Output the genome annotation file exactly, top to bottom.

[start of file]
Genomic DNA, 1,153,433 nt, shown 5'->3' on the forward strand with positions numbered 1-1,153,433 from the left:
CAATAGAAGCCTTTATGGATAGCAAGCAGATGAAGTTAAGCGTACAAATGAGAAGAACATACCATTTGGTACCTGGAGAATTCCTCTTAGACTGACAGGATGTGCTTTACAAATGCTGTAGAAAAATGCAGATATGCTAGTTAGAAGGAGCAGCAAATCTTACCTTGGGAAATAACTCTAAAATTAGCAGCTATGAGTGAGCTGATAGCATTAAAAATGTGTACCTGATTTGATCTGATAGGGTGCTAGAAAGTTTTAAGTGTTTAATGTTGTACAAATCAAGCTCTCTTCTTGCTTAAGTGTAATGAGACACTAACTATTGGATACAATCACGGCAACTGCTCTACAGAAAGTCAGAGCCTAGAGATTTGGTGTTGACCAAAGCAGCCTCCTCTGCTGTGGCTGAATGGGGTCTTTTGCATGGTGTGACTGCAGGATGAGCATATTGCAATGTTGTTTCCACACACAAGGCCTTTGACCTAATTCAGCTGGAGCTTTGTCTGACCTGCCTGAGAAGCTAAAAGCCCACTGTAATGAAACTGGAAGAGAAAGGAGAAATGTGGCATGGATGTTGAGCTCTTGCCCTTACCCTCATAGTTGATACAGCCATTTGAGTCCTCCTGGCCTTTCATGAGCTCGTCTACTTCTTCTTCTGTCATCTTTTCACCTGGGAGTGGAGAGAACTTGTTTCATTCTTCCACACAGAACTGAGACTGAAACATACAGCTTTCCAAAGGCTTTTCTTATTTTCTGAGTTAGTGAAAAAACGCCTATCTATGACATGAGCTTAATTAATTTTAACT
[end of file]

Genomic DNA, 1,153,433 nt, shown 5'->3' on the forward strand with positions numbered 1-1,153,433 from the left:
CAATAGAAGCCTTTATGGATAGCAAGCAGATGAAGTTAAGCGTACAAATGAGAAGAACATACCATTTGGTACCTGGAGAATTCCTCTTAGACTGACAGGATGTGCTTTACAAATGCTGTAGAAAAATGCAGATATGCTAGTTAGAAGGAGCAGCAAATCTTACCTTGGGAAATAACTCTAAAATTAGCAGCTATGAGTGAGCTGATAGCATTAAAAATGTGTACCTGATTTGATCTGATAGGGTGCTAGAAAGTTTTAAGTGTTTAATGTTGTACAAATCAAGCTCTCTTCTTGCTTAAGTGTAATGAGACACTAACTATTGGATACAATCACGGCAACTGCTCTACAGAAAGTCAGAGCCTAGAGATTTGGTGTTGACCAAAGCAGCCTCCTCTGCTGTGGCTGAATGGGGTCTTTTGCATGGTGTGACTGCAGGATGAGCATATTGCAATGTTGTTTCCACACACAAGGCCTTTGACCTAATTCAGCTGGAGCTTTGTCTGACCTGCCTGAGAAGCTAAAAGCCCACTGTAATGAAACTGGAAGAGAAAGGAGAAATGTGGCATGGATGTTGAGCTCTTGCCCTTACCCTCATAGTTGATACAGCCATTTGAGTCCTCCTGGCCTTTCATGAGCTCGTCTACTTCTTCTTCTGTCATCTTTTCACCTGGGAGTGGAGAGAACTTGTTTCATTCTTCCACACAGAACTGAGACTGAAACATACAGCTTTCCAAAGGCTTTTCTTATTTTCTGAGTTAGTGAAAAAACGCCTATCTATGACATGAGCTTAATTAATTTTAACT